For me it's just a matter of personal preference - but I've been looking at .NET of late and (to echo txbakers) it's probably far more powerful than JSP.

bcc1234

WebmasterWorld Senior Member 10+ Year Member



 
Msg#: 243 posted 11:21 am on Jan 8, 2003 (gmt 0)

I've used JSP and ASP, and I prefer ASP. My background was in visual basic, so I was confortable writing in that language.

I never learned Java, so JSP was a chore. I found it to be way more complicated than I understood.

True, without knowing (and I mean really knowing) java - JSP is useless. One might use SSI with perl instead.

With ASP.NET, you can practically do anything that anyone in Java can do. And still use VB, C++, Javascript, or any language that you know.

For me it's just a matter of personal preference - but I've been looking at .NET of late and (to echo txbakers) it's probably far more powerful than JSP.

Not practically, but everything at all. Talks about more "powerful" technology are from the "qbasic vs turbo basic" level of comprehension :)

But! .NET is great on the paper and not so great in reality. The biggest problem is that some features of the framework just do not work as they are described. So you reallly can't trust what you read in the tutorials without really testing the limits yourself. Really!
Java, of course has it's own problems. The specs are great, but I haven't seen two app servers that would behave in an identical way on different vm's running on top of different platforms.
So you basically end up with code hacks like:

public int doEndTag() throws JspTagException{
....
// Uncomment for resin above 2.12 running on linux-jdk freebsd port.
//Leave commented for tomcat 4.1x on ibm jdk running on top of linux.
// myTagField=null;
...
}

So as far as ASP.NET vs J2EE on SERVER SIDE(!) they are the same. Sometimes .NET perofrms better than java, but hey - how many of you tried running sun's jdk on solaris or ibm's jdk on aix and not on windows/linux/bsd?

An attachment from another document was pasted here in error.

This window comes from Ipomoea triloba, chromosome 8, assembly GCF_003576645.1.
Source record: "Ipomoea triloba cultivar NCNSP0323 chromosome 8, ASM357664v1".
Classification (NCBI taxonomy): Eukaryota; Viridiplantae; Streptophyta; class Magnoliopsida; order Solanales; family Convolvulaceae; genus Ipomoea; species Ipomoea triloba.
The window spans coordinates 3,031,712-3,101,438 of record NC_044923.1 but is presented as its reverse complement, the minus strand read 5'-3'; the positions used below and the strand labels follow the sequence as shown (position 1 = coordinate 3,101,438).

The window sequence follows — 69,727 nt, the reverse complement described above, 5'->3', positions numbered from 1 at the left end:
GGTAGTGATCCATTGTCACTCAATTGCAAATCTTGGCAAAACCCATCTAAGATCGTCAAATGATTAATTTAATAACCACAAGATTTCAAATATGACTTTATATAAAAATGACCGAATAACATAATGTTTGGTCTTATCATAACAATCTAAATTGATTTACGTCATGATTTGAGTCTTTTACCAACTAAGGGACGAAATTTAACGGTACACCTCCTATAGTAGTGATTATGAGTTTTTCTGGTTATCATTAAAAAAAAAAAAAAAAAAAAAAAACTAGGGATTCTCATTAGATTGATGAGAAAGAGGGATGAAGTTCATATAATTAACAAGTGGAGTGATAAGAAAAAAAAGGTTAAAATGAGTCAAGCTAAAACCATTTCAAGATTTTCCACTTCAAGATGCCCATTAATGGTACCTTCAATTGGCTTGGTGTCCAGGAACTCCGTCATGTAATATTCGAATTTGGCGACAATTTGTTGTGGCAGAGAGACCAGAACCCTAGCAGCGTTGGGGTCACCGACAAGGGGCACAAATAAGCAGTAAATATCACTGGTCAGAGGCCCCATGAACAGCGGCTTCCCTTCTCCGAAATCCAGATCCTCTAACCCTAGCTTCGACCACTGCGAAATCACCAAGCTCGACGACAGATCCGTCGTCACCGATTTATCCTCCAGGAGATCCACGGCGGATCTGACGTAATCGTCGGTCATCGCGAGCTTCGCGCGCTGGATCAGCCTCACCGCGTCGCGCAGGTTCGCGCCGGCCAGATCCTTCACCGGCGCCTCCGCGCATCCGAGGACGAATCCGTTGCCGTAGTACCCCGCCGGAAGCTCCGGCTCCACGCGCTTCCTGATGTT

If you haven't - then you can't really compare the performance of a solution from one vendor (MS) against a bunch of components from competing companies.

At the end - .NET or Java are both flexible and stable enough to get the job done.
They are both way above perl/php/python or any other scripting solution. This is not a question of "power" but of the amount of tools at the developer's disposal (think persistent state, object caching, built-in transaction support, remote invocations - well, things that simply don't exist in the perl/php world).

At last, I could show you some code with 100% separation of view and controller but with flexibility that could match direct coding in the template pages (which is a bad idea any way you look at it). That would make you dump perl or php in a second if your development and maintenance teams are more than one person.

I still use python in cgi when I need something fast and simple and think it's a great language that allows decent speed, complex data structures without headaches and the ease of scripting.

<edit>sp</edit>